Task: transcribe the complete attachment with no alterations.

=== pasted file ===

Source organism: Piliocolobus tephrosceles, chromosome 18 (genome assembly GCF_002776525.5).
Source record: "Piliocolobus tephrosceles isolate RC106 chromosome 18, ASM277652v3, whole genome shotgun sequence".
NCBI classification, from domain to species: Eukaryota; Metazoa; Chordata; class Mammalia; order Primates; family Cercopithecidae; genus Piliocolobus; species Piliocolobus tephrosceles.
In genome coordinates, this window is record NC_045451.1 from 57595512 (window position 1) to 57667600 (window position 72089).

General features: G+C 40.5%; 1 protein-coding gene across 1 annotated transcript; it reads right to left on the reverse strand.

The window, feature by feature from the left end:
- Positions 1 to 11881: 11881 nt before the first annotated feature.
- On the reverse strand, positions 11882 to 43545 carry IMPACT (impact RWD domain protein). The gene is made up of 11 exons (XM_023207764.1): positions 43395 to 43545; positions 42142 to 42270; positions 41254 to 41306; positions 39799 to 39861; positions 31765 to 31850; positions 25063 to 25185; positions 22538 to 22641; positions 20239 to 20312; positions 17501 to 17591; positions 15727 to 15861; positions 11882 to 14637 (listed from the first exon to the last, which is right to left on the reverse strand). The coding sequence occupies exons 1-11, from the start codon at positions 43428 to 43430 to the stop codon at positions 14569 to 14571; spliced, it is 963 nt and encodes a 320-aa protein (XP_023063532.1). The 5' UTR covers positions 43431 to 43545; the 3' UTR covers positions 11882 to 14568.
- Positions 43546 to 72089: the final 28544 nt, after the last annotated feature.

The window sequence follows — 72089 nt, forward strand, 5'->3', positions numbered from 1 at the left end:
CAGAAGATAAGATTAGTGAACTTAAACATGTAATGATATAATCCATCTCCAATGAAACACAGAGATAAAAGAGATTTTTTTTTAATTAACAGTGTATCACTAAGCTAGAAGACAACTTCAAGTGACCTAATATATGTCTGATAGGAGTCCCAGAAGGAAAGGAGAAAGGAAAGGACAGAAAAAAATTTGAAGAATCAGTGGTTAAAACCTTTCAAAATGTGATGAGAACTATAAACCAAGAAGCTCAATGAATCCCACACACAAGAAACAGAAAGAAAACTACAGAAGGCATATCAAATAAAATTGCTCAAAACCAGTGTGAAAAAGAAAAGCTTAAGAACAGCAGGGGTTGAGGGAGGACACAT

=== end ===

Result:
Source organism: Piliocolobus tephrosceles, chromosome 18 (genome assembly GCF_002776525.5).
Source record: "Piliocolobus tephrosceles isolate RC106 chromosome 18, ASM277652v3, whole genome shotgun sequence".
NCBI classification, from domain to species: Eukaryota; Metazoa; Chordata; class Mammalia; order Primates; family Cercopithecidae; genus Piliocolobus; species Piliocolobus tephrosceles.
In genome coordinates, this window is record NC_045451.1 from 57595512 (window position 1) to 57667600 (window position 72089).

General features: G+C 40.5%; 1 protein-coding gene across 1 annotated transcript; it reads right to left on the reverse strand.

The window, feature by feature from the left end:
- Positions 1 to 11881: 11881 nt before the first annotated feature.
- On the reverse strand, positions 11882 to 43545 carry IMPACT (impact RWD domain protein). The gene is made up of 11 exons (XM_023207764.1): positions 43395 to 43545; positions 42142 to 42270; positions 41254 to 41306; positions 39799 to 39861; positions 31765 to 31850; positions 25063 to 25185; positions 22538 to 22641; positions 20239 to 20312; positions 17501 to 17591; positions 15727 to 15861; positions 11882 to 14637 (listed from the first exon to the last, which is right to left on the reverse strand). The coding sequence occupies exons 1-11, from the start codon at positions 43428 to 43430 to the stop codon at positions 14569 to 14571; spliced, it is 963 nt and encodes a 320-aa protein (XP_023063532.1). The 5' UTR covers positions 43431 to 43545; the 3' UTR covers positions 11882 to 14568.
- Positions 43546 to 72089: the final 28544 nt, after the last annotated feature.

The window sequence follows — 72089 nt, forward strand, 5'->3', positions numbered from 1 at the left end:
CAGAAGATAAGATTAGTGAACTTAAACATGTAATGATATAATCCATCTCCAATGAAACACAGAGATAAAAGAGATTTTTTTTTAATTAACAGTGTATCACTAAGCTAGAAGACAACTTCAAGTGACCTAATATATGTCTGATAGGAGTCCCAGAAGGAAAGGAGAAAGGAAAGGACAGAAAAAAATTTGAAGAATCAGTGGTTAAAACCTTTCAAAATGTGATGAGAACTATAAACCAAGAAGCTCAATGAATCCCACACACAAGAAACAGAAAGAAAACTACAGAAGGCATATCAAATAAAATTGCTCAAAACCAGTGTGAAAAAGAAAAGCTTAAGAACAGCAGGGGTTGAGGGAGGACACAT